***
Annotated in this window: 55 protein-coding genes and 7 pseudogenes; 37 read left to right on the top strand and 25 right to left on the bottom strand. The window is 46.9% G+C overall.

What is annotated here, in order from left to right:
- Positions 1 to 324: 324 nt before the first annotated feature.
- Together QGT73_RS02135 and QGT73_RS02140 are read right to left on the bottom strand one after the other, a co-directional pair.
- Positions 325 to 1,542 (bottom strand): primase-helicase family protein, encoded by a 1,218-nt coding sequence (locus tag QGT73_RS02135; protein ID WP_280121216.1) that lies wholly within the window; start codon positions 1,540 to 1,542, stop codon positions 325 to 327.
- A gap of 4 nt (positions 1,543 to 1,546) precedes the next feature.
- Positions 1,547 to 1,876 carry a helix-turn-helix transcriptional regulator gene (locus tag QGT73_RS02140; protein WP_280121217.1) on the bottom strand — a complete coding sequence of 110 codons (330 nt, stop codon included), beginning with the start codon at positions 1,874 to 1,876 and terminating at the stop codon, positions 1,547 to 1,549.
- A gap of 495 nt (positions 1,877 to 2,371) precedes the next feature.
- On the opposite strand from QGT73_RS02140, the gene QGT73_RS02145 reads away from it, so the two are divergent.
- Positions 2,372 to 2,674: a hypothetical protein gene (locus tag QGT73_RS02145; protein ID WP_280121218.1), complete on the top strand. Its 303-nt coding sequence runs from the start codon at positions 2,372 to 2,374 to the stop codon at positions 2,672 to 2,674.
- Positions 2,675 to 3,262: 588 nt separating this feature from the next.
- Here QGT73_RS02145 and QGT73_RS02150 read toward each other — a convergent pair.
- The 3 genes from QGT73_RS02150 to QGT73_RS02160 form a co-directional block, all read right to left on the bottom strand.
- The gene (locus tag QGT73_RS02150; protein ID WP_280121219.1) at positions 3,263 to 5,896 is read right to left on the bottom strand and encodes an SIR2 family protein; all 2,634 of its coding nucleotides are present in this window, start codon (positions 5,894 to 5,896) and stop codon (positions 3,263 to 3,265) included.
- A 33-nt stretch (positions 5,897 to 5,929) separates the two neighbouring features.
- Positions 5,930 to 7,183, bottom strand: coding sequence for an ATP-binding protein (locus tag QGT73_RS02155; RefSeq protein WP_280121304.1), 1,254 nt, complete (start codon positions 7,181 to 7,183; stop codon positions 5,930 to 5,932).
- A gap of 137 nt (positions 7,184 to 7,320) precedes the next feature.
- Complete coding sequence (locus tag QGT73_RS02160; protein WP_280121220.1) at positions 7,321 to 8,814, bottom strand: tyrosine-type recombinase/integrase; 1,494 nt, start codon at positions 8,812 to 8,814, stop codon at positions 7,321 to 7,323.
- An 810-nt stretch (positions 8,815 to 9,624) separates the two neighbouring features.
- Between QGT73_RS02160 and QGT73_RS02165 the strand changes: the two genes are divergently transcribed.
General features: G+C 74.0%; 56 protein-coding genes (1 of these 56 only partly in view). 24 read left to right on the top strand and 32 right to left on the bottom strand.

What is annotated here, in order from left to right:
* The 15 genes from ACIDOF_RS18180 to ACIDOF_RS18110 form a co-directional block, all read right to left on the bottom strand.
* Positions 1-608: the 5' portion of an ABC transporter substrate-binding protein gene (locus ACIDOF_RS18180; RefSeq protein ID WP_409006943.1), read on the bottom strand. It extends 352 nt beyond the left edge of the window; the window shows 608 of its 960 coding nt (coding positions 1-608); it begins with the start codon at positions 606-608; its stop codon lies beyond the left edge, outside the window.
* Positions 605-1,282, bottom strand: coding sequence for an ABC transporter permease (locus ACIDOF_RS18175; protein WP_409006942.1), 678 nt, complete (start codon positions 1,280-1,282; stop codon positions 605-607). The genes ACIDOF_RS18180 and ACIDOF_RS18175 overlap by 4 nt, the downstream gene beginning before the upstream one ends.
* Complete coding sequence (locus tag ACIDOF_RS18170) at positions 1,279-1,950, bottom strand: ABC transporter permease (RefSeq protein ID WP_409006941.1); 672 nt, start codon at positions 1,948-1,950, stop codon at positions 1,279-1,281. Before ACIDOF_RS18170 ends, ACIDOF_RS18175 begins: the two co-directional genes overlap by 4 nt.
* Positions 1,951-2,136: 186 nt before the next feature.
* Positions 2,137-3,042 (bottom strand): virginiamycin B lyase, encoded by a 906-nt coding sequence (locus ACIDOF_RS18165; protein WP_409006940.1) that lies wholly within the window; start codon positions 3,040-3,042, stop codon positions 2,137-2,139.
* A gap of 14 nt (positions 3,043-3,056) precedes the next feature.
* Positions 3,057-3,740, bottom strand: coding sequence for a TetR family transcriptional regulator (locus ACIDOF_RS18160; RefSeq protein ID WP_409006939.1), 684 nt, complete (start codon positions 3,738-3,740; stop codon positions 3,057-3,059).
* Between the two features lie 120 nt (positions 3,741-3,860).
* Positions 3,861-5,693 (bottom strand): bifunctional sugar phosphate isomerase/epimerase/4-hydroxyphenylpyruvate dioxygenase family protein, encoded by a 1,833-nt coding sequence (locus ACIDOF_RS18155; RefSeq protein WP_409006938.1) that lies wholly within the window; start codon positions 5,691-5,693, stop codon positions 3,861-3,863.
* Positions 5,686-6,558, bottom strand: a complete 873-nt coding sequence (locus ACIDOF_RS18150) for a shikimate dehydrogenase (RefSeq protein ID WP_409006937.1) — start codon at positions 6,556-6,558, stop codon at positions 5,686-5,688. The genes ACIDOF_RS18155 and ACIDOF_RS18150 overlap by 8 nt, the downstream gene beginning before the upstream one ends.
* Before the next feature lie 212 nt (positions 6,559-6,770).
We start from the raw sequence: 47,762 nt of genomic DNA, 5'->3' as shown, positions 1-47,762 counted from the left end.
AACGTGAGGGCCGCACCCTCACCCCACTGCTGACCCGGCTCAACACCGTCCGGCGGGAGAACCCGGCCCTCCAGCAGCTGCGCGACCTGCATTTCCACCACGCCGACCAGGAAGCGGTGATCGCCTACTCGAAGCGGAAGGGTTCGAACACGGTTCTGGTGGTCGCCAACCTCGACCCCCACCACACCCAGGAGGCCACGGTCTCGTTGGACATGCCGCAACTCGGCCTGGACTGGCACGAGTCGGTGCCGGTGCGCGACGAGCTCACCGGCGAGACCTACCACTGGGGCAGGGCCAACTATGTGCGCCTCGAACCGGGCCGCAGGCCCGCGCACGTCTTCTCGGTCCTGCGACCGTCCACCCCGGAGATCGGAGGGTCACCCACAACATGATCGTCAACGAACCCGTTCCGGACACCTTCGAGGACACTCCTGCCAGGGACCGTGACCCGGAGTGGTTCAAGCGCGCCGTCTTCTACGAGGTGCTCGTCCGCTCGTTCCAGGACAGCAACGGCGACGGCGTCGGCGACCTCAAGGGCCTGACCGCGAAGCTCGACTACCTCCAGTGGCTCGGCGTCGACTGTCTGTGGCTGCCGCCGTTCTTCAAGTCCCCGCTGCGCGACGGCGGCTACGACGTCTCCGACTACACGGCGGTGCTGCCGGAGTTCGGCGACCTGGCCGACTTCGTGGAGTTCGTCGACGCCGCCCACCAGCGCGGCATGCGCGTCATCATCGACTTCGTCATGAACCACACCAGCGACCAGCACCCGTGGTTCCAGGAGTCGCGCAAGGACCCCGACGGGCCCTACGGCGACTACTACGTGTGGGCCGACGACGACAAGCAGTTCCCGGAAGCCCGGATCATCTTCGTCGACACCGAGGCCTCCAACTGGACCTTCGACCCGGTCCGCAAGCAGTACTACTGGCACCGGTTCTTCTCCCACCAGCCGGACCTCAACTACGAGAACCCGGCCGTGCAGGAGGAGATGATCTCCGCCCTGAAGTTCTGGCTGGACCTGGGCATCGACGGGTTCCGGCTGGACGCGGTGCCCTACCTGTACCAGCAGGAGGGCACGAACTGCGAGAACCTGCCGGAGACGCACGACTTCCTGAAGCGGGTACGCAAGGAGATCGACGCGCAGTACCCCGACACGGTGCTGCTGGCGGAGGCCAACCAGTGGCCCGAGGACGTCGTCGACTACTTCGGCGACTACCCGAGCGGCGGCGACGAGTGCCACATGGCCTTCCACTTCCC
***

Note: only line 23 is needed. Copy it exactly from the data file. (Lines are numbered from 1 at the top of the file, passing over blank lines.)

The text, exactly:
* The 15 genes from ACIDOF_RS18180 to ACIDOF_RS18110 form a co-directional block, all read right to left on the bottom strand.